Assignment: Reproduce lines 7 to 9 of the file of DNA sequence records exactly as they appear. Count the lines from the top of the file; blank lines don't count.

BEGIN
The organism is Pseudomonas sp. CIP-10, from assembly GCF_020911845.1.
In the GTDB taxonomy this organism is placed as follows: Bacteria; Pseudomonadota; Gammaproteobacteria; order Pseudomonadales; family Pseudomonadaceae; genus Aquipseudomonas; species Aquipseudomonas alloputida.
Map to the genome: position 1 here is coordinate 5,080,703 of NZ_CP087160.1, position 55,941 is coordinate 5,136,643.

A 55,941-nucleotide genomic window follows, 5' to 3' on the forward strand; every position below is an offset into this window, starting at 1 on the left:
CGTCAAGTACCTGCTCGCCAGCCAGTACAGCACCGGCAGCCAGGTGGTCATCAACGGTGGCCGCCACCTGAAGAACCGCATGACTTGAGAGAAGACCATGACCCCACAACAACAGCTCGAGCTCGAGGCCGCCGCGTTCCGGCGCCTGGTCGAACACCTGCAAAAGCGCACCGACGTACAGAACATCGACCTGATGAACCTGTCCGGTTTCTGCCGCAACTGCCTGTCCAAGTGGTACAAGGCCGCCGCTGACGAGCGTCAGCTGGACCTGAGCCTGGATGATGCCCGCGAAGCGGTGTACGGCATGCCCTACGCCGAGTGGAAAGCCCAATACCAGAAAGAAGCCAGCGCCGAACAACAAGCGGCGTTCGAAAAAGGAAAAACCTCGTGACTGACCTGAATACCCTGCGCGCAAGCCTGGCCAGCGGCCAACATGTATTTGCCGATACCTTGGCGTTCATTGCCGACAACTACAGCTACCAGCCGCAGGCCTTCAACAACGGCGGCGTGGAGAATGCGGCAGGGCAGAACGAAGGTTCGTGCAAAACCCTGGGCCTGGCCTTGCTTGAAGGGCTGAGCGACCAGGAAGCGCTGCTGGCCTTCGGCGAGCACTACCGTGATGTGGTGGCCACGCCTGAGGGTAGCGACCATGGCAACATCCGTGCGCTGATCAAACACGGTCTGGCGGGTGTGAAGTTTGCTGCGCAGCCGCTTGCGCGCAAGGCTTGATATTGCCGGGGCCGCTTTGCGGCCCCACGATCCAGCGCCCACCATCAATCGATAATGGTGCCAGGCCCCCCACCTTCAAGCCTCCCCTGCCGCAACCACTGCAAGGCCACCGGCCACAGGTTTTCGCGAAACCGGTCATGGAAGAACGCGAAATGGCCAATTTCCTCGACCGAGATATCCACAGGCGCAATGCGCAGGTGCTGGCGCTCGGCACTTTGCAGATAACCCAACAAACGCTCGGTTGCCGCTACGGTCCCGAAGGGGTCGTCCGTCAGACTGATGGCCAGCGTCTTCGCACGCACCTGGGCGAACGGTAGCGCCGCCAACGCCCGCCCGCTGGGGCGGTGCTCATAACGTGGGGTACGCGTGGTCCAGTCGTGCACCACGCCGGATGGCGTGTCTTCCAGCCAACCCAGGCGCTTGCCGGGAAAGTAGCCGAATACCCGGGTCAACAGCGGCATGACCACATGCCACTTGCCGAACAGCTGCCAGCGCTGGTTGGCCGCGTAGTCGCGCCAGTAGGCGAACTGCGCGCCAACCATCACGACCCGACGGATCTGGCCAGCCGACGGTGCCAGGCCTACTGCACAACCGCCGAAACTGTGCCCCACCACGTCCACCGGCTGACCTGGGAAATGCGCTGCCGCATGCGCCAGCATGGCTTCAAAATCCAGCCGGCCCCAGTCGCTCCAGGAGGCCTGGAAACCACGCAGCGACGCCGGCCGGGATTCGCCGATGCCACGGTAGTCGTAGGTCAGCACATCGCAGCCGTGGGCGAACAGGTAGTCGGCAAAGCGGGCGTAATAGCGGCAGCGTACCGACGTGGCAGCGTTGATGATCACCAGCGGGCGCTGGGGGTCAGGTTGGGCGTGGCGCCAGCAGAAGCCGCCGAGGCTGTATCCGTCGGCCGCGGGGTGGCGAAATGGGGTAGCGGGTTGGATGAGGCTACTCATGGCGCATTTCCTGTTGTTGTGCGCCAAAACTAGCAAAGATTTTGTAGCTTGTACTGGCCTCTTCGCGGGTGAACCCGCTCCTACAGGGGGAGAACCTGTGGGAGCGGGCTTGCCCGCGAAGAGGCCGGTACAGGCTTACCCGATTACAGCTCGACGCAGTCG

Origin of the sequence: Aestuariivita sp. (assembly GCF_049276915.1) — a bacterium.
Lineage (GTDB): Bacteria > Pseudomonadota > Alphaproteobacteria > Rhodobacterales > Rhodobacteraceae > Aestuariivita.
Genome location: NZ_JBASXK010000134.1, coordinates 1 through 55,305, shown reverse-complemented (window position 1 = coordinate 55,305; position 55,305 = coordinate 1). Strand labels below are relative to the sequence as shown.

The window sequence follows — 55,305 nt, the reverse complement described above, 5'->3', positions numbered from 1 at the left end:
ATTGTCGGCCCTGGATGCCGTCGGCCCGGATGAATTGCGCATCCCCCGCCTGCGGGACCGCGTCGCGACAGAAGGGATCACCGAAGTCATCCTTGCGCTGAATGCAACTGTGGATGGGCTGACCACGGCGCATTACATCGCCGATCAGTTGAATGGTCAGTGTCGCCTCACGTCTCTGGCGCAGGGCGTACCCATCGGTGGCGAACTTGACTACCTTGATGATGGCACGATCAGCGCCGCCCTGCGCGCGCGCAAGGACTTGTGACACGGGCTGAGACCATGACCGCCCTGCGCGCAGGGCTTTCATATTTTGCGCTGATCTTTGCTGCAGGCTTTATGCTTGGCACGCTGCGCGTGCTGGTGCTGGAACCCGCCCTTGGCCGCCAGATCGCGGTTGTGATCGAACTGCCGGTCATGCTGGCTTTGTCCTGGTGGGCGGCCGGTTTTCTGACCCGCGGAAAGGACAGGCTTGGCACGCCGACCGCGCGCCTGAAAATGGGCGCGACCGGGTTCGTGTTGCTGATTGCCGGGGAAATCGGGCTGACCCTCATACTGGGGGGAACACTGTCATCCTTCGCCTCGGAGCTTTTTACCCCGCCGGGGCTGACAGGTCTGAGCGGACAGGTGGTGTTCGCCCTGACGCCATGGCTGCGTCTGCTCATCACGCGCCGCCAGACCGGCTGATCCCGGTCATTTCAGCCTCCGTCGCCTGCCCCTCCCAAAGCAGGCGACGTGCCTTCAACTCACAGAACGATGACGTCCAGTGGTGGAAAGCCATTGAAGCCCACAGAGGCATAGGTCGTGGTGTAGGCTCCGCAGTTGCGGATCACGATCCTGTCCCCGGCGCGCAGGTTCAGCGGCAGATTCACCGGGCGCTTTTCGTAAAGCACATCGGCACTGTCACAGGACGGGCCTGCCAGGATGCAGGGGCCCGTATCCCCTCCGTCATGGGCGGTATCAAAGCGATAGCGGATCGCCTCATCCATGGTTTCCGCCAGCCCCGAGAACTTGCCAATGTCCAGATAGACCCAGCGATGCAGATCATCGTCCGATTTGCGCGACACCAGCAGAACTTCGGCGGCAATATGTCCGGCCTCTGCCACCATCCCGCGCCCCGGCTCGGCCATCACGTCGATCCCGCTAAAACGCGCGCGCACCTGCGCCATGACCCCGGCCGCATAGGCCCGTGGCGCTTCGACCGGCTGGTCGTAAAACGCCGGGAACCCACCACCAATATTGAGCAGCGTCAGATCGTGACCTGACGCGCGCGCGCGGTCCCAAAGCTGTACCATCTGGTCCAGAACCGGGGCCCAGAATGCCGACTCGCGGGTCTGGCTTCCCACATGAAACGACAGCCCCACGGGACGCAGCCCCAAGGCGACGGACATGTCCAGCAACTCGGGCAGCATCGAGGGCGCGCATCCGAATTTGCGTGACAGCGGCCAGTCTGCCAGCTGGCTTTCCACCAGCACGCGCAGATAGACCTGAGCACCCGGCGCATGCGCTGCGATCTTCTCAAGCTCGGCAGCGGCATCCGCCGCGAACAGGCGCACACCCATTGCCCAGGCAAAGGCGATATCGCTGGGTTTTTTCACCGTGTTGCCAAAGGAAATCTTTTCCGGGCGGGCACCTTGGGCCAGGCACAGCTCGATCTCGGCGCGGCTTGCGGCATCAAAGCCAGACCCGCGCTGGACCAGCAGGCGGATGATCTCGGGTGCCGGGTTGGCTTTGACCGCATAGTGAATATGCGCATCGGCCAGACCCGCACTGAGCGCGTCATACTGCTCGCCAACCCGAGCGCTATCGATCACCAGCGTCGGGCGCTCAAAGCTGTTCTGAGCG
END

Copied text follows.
Lineage (GTDB): Bacteria > Pseudomonadota > Alphaproteobacteria > Rhodobacterales > Rhodobacteraceae > Aestuariivita.
Genome location: NZ_JBASXK010000134.1, coordinates 1 through 55,305, shown reverse-complemented (window position 1 = coordinate 55,305; position 55,305 = coordinate 1). Strand labels below are relative to the sequence as shown.

The window sequence follows — 55,305 nt, the reverse complement described above, 5'->3', positions numbered from 1 at the left end: